Shocks to Commodity-Dependent Economies
The three most significant commodities in the region are oil and natural gas for Trinidad and Tobago and now Guyana, and gold for Suriname and Guyana. The downward trajectory in oil and gas prices will hurt those commodity exporters, but it can help commodity importers—providing some relief to the countries negatively affected by the tourism crisis (Figure 3). Gold is highly volatile, but there is a tendency for its price to remain strong during times of financial turbulence. The evolution of these commodity prices will have an important impact on the external accounts of the Caribbean countries. Aluminum prices are also on a downward trajectory, which is relevant for Jamaica as it represents the largest merchandise export.
It should be noted that on the oil and gas front, there are various factors at work. Oil prices are currently under pressure for both demand and supply factors. The incipient global downturn is resulting in lower energy consumption in the largest economies. At the same time, geopolitical issues have led to a lack of agreement on production targets between OPEC countries and the Russian Federation. In particular, a sharp expansion in Saudi oil production has contributed to falling oil prices as the COVID-19 situation has unfolded.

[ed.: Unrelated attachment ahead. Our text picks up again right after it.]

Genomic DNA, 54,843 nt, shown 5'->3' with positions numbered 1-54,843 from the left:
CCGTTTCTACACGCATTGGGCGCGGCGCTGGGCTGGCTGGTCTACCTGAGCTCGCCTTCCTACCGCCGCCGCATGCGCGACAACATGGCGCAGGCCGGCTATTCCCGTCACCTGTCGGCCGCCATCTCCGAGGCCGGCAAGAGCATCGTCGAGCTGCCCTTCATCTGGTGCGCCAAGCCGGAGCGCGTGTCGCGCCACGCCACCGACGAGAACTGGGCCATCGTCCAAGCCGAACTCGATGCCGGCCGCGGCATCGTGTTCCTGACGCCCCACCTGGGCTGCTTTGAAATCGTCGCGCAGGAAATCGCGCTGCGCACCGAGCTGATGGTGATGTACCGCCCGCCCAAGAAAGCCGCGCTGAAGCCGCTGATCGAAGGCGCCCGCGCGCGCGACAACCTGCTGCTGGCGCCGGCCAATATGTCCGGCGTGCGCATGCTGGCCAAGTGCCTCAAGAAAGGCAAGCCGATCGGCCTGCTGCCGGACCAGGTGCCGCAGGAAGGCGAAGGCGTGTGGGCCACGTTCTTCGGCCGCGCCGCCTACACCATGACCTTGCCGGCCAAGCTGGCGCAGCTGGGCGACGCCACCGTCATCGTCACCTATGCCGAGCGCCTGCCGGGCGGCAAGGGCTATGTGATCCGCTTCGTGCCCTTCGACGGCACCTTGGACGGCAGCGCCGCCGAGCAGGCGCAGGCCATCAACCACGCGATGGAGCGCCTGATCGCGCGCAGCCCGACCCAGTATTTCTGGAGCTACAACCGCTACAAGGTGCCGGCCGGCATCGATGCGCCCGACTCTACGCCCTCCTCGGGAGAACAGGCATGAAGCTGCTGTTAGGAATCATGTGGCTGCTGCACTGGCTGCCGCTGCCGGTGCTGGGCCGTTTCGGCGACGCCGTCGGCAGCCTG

How some of these price shocks affect the commodity-exporting Caribbean economies is discussed further in this issue in the section entitled “Putting It All Together: Economic Growth in 2020.”
As noted above, another key shock transmission channel relates to financial flows from abroad. These flows can take the form of investments (e.g., portfolio or direct investment), other financing flows (e.g., debt), or transfers (e.g., official transfers or private remittances). The impact of the crisis on both foreign and domestic economic performance and capital markets will have implications for these flows.